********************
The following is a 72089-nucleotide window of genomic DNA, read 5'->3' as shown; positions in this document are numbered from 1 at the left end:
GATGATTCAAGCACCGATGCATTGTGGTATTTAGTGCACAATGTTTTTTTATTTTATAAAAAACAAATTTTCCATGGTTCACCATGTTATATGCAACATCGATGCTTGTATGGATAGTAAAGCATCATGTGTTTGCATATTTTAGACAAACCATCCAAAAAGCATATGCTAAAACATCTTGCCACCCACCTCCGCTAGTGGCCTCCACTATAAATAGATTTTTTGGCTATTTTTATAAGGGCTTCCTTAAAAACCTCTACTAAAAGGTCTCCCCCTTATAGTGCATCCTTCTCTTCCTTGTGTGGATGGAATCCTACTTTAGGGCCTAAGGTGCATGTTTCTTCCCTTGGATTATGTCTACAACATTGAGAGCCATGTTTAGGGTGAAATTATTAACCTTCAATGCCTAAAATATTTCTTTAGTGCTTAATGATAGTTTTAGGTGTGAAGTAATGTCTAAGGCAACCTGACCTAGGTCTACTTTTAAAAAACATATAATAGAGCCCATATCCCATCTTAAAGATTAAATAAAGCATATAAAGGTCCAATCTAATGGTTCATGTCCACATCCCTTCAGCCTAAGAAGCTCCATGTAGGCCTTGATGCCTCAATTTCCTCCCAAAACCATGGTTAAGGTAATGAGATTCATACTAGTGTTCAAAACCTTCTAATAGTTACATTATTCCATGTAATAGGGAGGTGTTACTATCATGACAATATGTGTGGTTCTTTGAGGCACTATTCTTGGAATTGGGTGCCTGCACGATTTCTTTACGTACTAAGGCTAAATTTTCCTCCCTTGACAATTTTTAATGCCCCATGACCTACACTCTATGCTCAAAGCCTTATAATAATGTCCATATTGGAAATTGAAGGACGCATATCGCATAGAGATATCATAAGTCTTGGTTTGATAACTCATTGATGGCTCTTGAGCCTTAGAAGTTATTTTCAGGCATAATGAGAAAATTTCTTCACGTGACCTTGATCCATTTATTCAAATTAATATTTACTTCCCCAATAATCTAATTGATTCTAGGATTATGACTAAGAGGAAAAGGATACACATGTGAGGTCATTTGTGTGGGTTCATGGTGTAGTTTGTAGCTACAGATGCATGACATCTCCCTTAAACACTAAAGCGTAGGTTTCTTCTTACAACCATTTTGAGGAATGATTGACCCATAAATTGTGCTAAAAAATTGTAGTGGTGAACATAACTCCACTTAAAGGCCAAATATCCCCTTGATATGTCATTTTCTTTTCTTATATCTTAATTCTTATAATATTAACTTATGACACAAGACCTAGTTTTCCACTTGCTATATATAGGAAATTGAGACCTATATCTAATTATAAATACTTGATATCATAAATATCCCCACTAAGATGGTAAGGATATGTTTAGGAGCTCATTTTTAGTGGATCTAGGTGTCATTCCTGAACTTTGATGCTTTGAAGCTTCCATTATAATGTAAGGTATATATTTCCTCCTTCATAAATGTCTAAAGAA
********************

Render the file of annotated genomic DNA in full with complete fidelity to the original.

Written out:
The following is a 72089-nucleotide window of genomic DNA, read 5'->3' as shown; positions in this document are numbered from 1 at the left end:
GATGATTCAAGCACCGATGCATTGTGGTATTTAGTGCACAATGTTTTTTTATTTTATAAAAAACAAATTTTCCATGGTTCACCATGTTATATGCAACATCGATGCTTGTATGGATAGTAAAGCATCATGTGTTTGCATATTTTAGACAAACCATCCAAAAAGCATATGCTAAAACATCTTGCCACCCACCTCCGCTAGTGGCCTCCACTATAAATAGATTTTTTGGCTATTTTTATAAGGGCTTCCTTAAAAACCTCTACTAAAAGGTCTCCCCCTTATAGTGCATCCTTCTCTTCCTTGTGTGGATGGAATCCTACTTTAGGGCCTAAGGTGCATGTTTCTTCCCTTGGATTATGTCTACAACATTGAGAGCCATGTTTAGGGTGAAATTATTAACCTTCAATGCCTAAAATATTTCTTTAGTGCTTAATGATAGTTTTAGGTGTGAAGTAATGTCTAAGGCAACCTGACCTAGGTCTACTTTTAAAAAACATATAATAGAGCCCATATCCCATCTTAAAGATTAAATAAAGCATATAAAGGTCCAATCTAATGGTTCATGTCCACATCCCTTCAGCCTAAGAAGCTCCATGTAGGCCTTGATGCCTCAATTTCCTCCCAAAACCATGGTTAAGGTAATGAGATTCATACTAGTGTTCAAAACCTTCTAATAGTTACATTATTCCATGTAATAGGGAGGTGTTACTATCATGACAATATGTGTGGTTCTTTGAGGCACTATTCTTGGAATTGGGTGCCTGCACGATTTCTTTACGTACTAAGGCTAAATTTTCCTCCCTTGACAATTTTTAATGCCCCATGACCTACACTCTATGCTCAAAGCCTTATAATAATGTCCATATTGGAAATTGAAGGACGCATATCGCATAGAGATATCATAAGTCTTGGTTTGATAACTCATTGATGGCTCTTGAGCCTTAGAAGTTATTTTCAGGCATAATGAGAAAATTTCTTCACGTGACCTTGATCCATTTATTCAAATTAATATTTACTTCCCCAATAATCTAATTGATTCTAGGATTATGACTAAGAGGAAAAGGATACACATGTGAGGTCATTTGTGTGGGTTCATGGTGTAGTTTGTAGCTACAGATGCATGACATCTCCCTTAAACACTAAAGCGTAGGTTTCTTCTTACAACCATTTTGAGGAATGATTGACCCATAAATTGTGCTAAAAAATTGTAGTGGTGAACATAACTCCACTTAAAGGCCAAATATCCCCTTGATATGTCATTTTCTTTTCTTATATCTTAATTCTTATAATATTAACTTATGACACAAGACCTAGTTTTCCACTTGCTATATATAGGAAATTGAGACCTATATCTAATTATAAATACTTGATATCATAAATATCCCCACTAAGATGGTAAGGATATGTTTAGGAGCTCATTTTTAGTGGATCTAGGTGTCATTCCTGAACTTTGATGCTTTGAAGCTTCCATTATAATGTAAGGTATATATTTCCTCCTTCATAAATGTCTAAAGAA